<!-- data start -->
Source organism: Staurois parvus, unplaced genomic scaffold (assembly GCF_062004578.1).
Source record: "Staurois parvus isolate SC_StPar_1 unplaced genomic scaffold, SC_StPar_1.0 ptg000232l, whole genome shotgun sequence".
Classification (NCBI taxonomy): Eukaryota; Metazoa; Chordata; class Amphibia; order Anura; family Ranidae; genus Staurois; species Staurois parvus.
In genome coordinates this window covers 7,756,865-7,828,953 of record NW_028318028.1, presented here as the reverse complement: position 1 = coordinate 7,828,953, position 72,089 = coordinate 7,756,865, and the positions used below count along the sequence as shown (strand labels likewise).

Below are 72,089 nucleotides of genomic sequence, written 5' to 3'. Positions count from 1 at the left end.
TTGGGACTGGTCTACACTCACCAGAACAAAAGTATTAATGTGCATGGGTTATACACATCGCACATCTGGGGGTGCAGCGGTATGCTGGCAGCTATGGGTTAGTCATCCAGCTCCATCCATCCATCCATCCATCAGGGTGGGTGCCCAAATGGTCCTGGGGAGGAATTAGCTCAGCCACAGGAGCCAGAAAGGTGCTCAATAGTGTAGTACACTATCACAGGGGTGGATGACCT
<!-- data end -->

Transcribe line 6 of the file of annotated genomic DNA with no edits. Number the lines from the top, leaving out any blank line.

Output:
TTGGGACTGGTCTACACTCACCAGAACAAAAGTATTAATGTGCATGGGTTATACACATCGCACATCTGGGGGTGCAGCGGTATGCTGGCAGCTATGGGTTAGTCATCCAGCTCCATCCATCCATCCATCCATCAGGGTGGGTGCCCAAATGGTCCTGGGGAGGAATTAGCTCAGCCACAGGAGCCAGAAAGGTGCTCAATAGTGTAGTACACTATCACAGGGGTGGATGACCT